• Look at what you have achieved so far: Recognise the progress you have already made. If you've followed some of the advice in this help and support section, you will have already understood more about your gambling, enlisted the support of someone who cares about you and started to prove to yourself that you can control your gambling. That's impressive, and you should feel proud.
  • Reframe the event: People who succeed recognise that setbacks and lapses are part of any difficult change process. You can learn from your lapses and use your learning to get your life back on track.

The more you understand your gambling pattern and the specific influences that keep it going, the easier it becomes to adopt new ways to manage these. To learn from the setback, you can:

  • Review the situation: Think about your understanding of your triggers for gambling and what you get out of it. Were there any ‘warning signs’ before your lapse? If so, what were they? Have you learnt anything new?
  • Review your efforts to control your gambling: What has worked? What hasn’t worked? What else do you need to try or learn?
  • Next steps: If faced with the same situation, what would you do differently now? What will you build into your action plan for change?

If you feel you have done all you can, you are not sure what caused the setback and you are concerned that it will happen again, you can:

  • Continue reading this page and this help and support section: the pages will give you more ideas and coping strategies to try out in managing your gambling habit
  • Talk about what happened with an ally or supporter: sometimes an outside perspective from a supportive friend or family member can be really helpful in thinking things through and identifying the next steps.
  • Refer yourself to the East Midlands Gambling Harms Service: If you feel you need professional support, self-refer yourself to our clinic.

Remember, whatever route you take, you can do it!

Tools for change

Here are some strategies to help maintain long-term change. They focus on ‘internal triggers’, which are the ways we think and feel physically and emotionally that affect our desire to gamble.

'Thinking straight' can help tackle your gambling. By identifying your ‘pro-gambling’ thoughts (the ones that encourage you to gamble), you are better equipped to challenge them and train yourself to think more realistically.

People who are affected by gambling often show similar thinking errors. For example...

  • Believing that they are in control: saying, for instance, “I am on a winning streak”, “the odds are in my favour” or “I have my lucky dice with me”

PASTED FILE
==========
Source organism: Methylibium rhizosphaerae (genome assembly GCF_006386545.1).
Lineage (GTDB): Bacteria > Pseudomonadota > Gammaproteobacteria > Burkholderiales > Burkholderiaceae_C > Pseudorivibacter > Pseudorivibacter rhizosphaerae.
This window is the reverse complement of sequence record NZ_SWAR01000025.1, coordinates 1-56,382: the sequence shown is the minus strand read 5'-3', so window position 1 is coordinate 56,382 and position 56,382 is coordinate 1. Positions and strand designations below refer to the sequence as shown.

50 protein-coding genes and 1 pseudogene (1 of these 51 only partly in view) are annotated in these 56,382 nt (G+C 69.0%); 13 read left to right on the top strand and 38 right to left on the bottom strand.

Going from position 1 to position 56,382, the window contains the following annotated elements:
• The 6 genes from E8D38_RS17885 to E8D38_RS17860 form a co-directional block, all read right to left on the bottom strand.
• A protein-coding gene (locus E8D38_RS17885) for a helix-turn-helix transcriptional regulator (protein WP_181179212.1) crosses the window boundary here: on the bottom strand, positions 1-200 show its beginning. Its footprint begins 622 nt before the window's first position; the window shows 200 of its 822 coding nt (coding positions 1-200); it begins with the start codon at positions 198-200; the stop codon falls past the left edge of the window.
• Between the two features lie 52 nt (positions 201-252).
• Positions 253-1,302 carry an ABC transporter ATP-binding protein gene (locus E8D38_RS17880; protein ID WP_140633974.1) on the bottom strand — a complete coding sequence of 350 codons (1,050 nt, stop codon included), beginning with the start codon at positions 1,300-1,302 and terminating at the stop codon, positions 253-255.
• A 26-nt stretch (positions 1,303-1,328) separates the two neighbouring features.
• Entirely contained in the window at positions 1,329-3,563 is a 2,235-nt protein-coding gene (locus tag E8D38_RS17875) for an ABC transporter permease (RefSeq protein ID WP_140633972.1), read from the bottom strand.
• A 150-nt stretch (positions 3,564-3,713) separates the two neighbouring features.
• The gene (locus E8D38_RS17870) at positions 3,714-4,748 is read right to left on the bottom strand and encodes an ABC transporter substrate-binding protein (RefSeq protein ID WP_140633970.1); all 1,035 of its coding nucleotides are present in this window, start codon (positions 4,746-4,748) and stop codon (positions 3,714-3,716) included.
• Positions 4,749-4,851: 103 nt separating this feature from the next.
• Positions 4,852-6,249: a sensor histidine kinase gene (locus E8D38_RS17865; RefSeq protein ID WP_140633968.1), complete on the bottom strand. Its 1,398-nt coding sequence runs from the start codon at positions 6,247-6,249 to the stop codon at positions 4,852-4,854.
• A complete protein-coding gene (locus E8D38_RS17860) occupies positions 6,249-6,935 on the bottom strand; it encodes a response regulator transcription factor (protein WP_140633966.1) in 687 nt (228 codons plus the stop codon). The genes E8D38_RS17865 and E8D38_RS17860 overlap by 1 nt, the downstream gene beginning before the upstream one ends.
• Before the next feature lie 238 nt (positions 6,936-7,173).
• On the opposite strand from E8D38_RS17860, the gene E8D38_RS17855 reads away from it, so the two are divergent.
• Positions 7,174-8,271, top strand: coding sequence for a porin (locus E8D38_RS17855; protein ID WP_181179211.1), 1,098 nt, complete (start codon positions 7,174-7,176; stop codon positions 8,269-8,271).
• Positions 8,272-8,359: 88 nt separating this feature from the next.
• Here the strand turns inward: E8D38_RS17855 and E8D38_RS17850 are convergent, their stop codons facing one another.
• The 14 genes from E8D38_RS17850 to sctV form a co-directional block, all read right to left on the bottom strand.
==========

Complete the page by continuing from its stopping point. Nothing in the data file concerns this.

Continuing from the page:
• Thinking they can make accurate predictions: “I know which horse will win”, “I know who will score the first goal”, or “I know when the slot machine will pay out”
  • Making faulty interpretations of gambling outcomes: such as, “I have just had a run of losses, a win is just around the corner”, “if I continue now, I will get back the money I have lost”, or “I always win more than I lose”.

It's helpful to spot when your thoughts are heading in these directions and to challenge them.

Most people will experience ‘urges’ after they try to cut down or stop gambling, particularly early on. They are natural reactions. You may experience urges as a response to particular situations, such as having a row with your partner, meeting up with a friend that you used to go to the casino with, or feeling low or on edge. Sometimes urges will occur without any obvious triggers.

It is helpful to think of urges like waves at a beach. Like a wave, an urge will eventually break and flow away. So, delaying the decision to gamble, even for a short period, can be very effective. You can imagine yourself surfing or riding the wave until it passes.

The more you can practice coping with urges, the better you will be at it and the urges will lessen over time. However, if you give into them by gambling, the urges to gamble will come back more often.

Tips on how to deal with urges

  • Relax and focus on staying calm: take some deep breaths to slow yourself down and refocus on the reasons why you decided to stop gambling and what you can do now.
  • Plan ahead: if an opportunity to gamble on a particular event or at a specific time is coming up, make plans to do something else instead.
  • Distract yourself: this allows time for the urge to pass and for you to feel more in control of the decision. Distraction techniques can include things like calling up a friend, turning on the radio, going for a walk or jog, watering your plants, doing housework or reading a book.

Lots of people gamble to escape from difficult emotions, such as feeling low, bored or stressed. They may also feel shame, guilt or anger after gambling, particularly if they have lost a lot of money, and may continue to gamble to help themselves feel better. So, it is important to find different ways of coping with how you feel.

You may find it helpful to look at the NHS website page of 10 stress busters.

You can also find expert advice to help improve your wellbeing, as well as practical tips for dealing with stress and anxiety, improving your sleep, boosting your mood and feeling more in control on the Every Mind Matters website.

Some of the information and advice in this section is based on information and advice developed by West Midlands Gambling Harms Clinic.